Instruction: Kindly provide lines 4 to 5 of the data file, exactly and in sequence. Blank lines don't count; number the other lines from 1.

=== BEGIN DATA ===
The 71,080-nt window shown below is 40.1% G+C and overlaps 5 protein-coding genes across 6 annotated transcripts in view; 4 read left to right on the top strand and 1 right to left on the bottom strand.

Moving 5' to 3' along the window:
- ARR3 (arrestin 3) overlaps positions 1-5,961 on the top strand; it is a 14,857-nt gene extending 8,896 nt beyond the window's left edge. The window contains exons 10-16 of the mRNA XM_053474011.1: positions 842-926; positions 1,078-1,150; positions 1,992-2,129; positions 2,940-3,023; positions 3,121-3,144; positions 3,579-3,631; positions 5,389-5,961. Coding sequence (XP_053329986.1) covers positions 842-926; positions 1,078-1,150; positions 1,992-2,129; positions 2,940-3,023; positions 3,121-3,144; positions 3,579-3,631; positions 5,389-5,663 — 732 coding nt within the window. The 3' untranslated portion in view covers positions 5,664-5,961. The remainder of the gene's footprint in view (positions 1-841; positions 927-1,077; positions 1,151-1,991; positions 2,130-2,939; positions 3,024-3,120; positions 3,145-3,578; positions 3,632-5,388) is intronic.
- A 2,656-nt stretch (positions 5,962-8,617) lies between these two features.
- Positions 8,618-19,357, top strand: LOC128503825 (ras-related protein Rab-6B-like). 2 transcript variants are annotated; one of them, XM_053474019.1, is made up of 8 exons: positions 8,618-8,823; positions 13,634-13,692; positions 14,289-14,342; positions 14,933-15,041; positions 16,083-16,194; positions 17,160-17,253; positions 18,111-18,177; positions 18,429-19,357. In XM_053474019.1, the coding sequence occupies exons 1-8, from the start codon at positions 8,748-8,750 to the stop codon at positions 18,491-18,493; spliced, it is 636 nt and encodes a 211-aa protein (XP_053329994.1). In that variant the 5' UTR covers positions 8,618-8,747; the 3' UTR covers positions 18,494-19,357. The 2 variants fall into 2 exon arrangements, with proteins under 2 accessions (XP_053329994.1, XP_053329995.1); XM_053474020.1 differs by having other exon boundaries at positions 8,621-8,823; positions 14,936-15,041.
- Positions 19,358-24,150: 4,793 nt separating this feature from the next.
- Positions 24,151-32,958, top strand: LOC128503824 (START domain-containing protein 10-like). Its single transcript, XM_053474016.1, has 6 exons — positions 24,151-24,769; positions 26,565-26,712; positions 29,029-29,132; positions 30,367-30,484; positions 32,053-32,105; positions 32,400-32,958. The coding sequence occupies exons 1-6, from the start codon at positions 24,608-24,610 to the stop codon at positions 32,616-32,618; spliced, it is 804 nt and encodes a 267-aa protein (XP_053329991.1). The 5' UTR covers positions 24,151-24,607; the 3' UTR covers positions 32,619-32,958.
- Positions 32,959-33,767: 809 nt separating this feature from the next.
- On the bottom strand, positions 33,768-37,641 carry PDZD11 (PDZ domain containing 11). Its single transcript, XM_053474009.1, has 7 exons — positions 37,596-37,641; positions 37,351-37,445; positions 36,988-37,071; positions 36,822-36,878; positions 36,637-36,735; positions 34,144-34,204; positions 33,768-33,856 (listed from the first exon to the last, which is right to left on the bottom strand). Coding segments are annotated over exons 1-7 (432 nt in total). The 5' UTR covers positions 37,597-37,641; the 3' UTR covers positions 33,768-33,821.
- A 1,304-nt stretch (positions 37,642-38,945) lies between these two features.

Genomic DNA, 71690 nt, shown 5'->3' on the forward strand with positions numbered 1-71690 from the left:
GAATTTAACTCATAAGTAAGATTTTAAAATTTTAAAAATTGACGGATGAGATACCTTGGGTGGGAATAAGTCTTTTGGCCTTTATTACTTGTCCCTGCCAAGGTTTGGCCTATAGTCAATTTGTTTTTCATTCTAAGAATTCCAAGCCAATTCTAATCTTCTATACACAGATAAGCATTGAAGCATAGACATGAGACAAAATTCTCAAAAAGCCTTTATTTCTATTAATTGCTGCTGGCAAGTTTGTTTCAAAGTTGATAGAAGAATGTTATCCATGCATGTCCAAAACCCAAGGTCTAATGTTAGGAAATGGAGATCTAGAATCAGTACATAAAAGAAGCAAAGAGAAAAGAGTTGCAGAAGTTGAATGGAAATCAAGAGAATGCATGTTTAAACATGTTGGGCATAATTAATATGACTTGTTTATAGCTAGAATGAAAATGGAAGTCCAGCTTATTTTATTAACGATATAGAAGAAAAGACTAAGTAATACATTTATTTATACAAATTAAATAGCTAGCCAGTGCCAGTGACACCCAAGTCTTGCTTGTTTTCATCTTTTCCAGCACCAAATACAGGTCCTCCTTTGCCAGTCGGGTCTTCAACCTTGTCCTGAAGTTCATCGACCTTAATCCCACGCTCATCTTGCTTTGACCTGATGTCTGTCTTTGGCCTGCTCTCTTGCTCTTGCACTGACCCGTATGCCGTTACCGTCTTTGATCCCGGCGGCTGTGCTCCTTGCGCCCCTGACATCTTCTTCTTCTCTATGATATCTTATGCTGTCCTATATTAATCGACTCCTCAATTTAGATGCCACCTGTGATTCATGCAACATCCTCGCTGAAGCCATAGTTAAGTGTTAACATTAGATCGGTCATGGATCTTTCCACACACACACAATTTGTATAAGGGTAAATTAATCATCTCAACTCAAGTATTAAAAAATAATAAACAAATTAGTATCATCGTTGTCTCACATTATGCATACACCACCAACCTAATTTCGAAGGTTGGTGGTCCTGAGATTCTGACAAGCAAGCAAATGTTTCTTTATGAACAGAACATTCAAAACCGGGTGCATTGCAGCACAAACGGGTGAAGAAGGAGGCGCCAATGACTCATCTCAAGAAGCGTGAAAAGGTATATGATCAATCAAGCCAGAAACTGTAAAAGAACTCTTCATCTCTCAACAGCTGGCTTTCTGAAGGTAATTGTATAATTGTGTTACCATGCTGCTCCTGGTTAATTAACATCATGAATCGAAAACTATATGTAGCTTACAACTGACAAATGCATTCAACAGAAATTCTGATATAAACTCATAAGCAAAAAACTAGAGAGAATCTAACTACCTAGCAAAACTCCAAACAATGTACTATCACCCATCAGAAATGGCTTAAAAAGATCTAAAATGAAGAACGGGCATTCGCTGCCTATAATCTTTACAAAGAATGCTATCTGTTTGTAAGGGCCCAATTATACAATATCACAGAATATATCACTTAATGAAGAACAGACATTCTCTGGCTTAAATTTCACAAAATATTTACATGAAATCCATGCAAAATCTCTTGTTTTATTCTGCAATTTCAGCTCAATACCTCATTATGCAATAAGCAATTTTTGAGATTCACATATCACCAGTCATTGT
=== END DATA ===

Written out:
- A 2,656-nt stretch (positions 5,962-8,617) lies between these two features.
- Positions 8,618-19,357, top strand: LOC128503825 (ras-related protein Rab-6B-like). 2 transcript variants are annotated; one of them, XM_053474019.1, is made up of 8 exons: positions 8,618-8,823; positions 13,634-13,692; positions 14,289-14,342; positions 14,933-15,041; positions 16,083-16,194; positions 17,160-17,253; positions 18,111-18,177; positions 18,429-19,357. In XM_053474019.1, the coding sequence occupies exons 1-8, from the start codon at positions 8,748-8,750 to the stop codon at positions 18,491-18,493; spliced, it is 636 nt and encodes a 211-aa protein (XP_053329994.1). In that variant the 5' UTR covers positions 8,618-8,747; the 3' UTR covers positions 18,494-19,357. The 2 variants fall into 2 exon arrangements, with proteins under 2 accessions (XP_053329994.1, XP_053329995.1); XM_053474020.1 differs by having other exon boundaries at positions 8,621-8,823; positions 14,936-15,041.